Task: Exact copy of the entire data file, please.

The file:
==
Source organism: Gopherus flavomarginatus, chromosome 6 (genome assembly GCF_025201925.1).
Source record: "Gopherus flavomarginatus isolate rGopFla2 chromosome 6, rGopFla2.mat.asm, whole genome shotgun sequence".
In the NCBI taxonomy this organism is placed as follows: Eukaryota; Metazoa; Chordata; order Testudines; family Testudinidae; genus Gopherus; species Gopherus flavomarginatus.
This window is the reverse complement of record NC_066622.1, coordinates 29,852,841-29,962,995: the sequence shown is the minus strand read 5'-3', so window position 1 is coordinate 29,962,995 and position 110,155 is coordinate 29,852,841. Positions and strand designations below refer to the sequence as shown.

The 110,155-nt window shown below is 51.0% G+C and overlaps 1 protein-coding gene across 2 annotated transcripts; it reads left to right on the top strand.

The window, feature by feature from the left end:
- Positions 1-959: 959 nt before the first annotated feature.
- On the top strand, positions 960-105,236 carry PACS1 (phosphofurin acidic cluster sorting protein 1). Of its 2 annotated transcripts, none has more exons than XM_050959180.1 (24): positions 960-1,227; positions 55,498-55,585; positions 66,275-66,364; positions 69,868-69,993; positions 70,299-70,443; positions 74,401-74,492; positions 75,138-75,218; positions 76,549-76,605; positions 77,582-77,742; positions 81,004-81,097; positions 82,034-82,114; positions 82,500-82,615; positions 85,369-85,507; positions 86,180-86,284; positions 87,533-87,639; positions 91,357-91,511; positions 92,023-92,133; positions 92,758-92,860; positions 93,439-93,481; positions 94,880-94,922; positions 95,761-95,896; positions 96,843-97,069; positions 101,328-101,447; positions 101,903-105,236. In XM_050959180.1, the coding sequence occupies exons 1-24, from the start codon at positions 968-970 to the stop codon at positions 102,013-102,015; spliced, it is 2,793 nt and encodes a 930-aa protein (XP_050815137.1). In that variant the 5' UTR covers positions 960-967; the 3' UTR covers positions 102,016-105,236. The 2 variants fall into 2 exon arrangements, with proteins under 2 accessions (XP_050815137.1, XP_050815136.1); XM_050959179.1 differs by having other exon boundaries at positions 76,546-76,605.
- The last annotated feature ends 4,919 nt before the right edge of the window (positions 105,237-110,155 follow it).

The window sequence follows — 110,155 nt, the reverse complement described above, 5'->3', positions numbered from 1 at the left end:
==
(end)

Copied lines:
Source organism: Gopherus flavomarginatus, chromosome 6 (genome assembly GCF_025201925.1).
Source record: "Gopherus flavomarginatus isolate rGopFla2 chromosome 6, rGopFla2.mat.asm, whole genome shotgun sequence".
In the NCBI taxonomy this organism is placed as follows: Eukaryota; Metazoa; Chordata; order Testudines; family Testudinidae; genus Gopherus; species Gopherus flavomarginatus.
This window is the reverse complement of record NC_066622.1, coordinates 29,852,841-29,962,995: the sequence shown is the minus strand read 5'-3', so window position 1 is coordinate 29,962,995 and position 110,155 is coordinate 29,852,841. Positions and strand designations below refer to the sequence as shown.

The 110,155-nt window shown below is 51.0% G+C and overlaps 1 protein-coding gene across 2 annotated transcripts; it reads left to right on the top strand.

The window, feature by feature from the left end:
- Positions 1-959: 959 nt before the first annotated feature.
- On the top strand, positions 960-105,236 carry PACS1 (phosphofurin acidic cluster sorting protein 1). Of its 2 annotated transcripts, none has more exons than XM_050959180.1 (24): positions 960-1,227; positions 55,498-55,585; positions 66,275-66,364; positions 69,868-69,993; positions 70,299-70,443; positions 74,401-74,492; positions 75,138-75,218; positions 76,549-76,605; positions 77,582-77,742; positions 81,004-81,097; positions 82,034-82,114; positions 82,500-82,615; positions 85,369-85,507; positions 86,180-86,284; positions 87,533-87,639; positions 91,357-91,511; positions 92,023-92,133; positions 92,758-92,860; positions 93,439-93,481; positions 94,880-94,922; positions 95,761-95,896; positions 96,843-97,069; positions 101,328-101,447; positions 101,903-105,236. In XM_050959180.1, the coding sequence occupies exons 1-24, from the start codon at positions 968-970 to the stop codon at positions 102,013-102,015; spliced, it is 2,793 nt and encodes a 930-aa protein (XP_050815137.1). In that variant the 5' UTR covers positions 960-967; the 3' UTR covers positions 102,016-105,236. The 2 variants fall into 2 exon arrangements, with proteins under 2 accessions (XP_050815137.1, XP_050815136.1); XM_050959179.1 differs by having other exon boundaries at positions 76,546-76,605.
- The last annotated feature ends 4,919 nt before the right edge of the window (positions 105,237-110,155 follow it).

The window sequence follows — 110,155 nt, the reverse complement described above, 5'->3', positions numbered from 1 at the left end: